California also lacks a “right to shelter” law that in other states gives homeless people temporary shelters, meaning a large percentage of California’s homeless population ends up sleeping on the street or in their vehicles, according to Diane Yentel, president and CEO of the National Low Income Housing Coalition, a nonprofit group.

Complicating matters, California has enacted a number of restrictive zoning laws that drive up the cost of housing by constraining the state’s supply, she said, although some state lawmakers are pushing to relax those limits.

“Skid Row” holds about 5,000 homeless people, an 11 percent increase from last year, according to statistics published in September by the Los Angeles Homeless Services Authority.

"Homelessness in California is absolutely a crisis that demands action from the federal, state and local level,” Yentel said, “but it’s hard to imagine the Trump administration is acting in good faith to solve it when they have made so many efforts in the last two years to worsen the crisis.”

The White House this year proposed cutting the HUD budget by 20 percent, eliminating the programs that build and preserve homes for the lowest-income people, Yentel said. It has also proposed cutting federal rental assistance for a quarter of a million families as well as evicting 55,000 children from subsidized housing.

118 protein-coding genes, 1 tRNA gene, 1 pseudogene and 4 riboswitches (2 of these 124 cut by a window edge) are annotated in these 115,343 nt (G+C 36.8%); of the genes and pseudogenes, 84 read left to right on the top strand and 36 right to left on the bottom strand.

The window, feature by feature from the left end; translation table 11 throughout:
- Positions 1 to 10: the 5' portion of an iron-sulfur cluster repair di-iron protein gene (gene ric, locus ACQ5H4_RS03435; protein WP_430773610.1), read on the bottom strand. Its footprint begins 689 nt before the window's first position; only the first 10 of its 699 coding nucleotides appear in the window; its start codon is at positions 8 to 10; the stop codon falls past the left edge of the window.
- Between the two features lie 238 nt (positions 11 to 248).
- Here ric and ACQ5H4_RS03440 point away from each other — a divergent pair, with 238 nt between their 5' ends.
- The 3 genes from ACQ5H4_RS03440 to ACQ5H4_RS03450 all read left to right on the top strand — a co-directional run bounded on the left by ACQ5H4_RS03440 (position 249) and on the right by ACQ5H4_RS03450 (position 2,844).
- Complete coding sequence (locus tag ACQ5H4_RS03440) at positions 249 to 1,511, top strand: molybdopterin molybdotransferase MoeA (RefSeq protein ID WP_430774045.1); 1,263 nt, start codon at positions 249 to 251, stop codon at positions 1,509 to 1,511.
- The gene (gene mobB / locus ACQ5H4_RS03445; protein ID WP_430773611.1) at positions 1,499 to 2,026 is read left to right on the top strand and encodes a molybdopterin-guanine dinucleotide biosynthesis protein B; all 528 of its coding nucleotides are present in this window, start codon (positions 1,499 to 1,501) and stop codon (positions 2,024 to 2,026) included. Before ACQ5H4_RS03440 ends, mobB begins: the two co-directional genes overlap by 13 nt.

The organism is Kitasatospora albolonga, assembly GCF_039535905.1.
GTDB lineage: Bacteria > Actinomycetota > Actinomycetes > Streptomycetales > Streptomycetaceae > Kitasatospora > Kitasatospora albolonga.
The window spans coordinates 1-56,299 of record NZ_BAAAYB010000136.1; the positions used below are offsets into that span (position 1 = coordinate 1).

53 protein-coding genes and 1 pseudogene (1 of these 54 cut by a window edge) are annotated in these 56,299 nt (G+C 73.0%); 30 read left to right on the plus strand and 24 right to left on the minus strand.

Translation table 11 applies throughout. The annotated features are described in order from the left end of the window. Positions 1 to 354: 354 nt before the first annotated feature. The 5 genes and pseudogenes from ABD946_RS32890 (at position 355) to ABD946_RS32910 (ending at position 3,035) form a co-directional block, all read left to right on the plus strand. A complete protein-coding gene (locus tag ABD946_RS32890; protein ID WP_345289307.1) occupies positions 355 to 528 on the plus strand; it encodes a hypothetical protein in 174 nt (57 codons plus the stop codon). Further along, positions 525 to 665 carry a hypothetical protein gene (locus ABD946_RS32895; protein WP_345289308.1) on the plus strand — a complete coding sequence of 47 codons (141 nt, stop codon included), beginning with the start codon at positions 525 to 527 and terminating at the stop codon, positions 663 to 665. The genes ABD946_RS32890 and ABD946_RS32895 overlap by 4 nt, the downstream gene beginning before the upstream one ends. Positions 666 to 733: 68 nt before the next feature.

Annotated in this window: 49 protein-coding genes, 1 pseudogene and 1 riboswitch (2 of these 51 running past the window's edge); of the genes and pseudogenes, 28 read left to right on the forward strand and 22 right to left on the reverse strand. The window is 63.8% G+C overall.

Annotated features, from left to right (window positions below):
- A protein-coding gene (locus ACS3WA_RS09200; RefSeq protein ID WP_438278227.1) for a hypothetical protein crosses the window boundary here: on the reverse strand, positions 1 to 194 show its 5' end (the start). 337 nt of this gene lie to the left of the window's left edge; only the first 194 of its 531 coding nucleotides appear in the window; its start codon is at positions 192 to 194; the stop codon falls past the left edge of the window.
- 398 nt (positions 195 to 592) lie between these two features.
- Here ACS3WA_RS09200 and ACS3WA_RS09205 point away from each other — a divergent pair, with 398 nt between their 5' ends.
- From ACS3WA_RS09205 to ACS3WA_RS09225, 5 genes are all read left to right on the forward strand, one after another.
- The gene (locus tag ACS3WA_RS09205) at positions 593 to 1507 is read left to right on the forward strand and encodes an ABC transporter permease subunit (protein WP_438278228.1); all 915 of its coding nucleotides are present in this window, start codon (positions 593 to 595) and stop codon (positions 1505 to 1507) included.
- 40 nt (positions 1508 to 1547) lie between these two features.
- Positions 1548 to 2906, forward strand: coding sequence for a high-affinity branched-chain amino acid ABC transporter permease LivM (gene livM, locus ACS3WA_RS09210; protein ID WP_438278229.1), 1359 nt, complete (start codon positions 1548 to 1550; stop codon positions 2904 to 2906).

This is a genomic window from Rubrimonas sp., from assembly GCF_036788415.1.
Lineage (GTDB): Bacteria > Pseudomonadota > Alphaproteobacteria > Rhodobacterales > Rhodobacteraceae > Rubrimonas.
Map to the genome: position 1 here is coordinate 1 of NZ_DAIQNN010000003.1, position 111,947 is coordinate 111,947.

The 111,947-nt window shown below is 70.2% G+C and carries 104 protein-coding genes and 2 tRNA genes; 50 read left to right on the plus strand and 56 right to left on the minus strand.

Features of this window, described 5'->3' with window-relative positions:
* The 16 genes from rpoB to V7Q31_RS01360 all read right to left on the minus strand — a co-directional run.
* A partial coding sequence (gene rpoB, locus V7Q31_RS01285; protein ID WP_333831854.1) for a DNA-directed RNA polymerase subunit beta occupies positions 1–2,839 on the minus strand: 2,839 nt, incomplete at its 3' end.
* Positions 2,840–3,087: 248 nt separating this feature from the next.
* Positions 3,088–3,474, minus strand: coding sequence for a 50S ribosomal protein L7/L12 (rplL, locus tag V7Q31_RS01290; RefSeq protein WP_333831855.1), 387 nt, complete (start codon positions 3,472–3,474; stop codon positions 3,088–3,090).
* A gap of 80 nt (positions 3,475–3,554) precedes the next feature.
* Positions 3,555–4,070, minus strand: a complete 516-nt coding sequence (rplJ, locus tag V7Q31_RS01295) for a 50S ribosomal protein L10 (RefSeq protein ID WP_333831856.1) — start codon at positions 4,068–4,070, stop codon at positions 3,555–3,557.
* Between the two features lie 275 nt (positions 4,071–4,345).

Trump’s directive comes amid his feud with California politicians, including House Speaker Nancy Pelosi (D-Calif.), who represents San Francisco.


Donald J. Trump

@realDonaldTrump
Speaking of failing badly, has anyone seen what is happening to Nancy Pelosi’s district in San Francisco. It is not even recognizeable lately. Something must be done before it is too late. The Dems should stop wasting time on the Witch Hunt Hoax and start focusing on our Country!

127K
6:39 AM - Jul 28, 2019
Twitter Ads info and privacy
55.5K people are talking about this
Trump called California a “disgrace to our country” at a rally earlier this year, and has fought with the state’s Democratic lawmakers over a number of issues ranging from homelessness to protections for immigrants.

At a rally this year, he said: “What they are doing to our beautiful California is a disgrace to our country. It’s a shame."
So, remember the Sanctuary Districts from DS9? Looks like Trump thinks of that as a good idea.
I guess he never saw the second part of Past Tense then...
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Just because you have the attention span of a fruit fly doesn't mean the rest of us are so encumbered.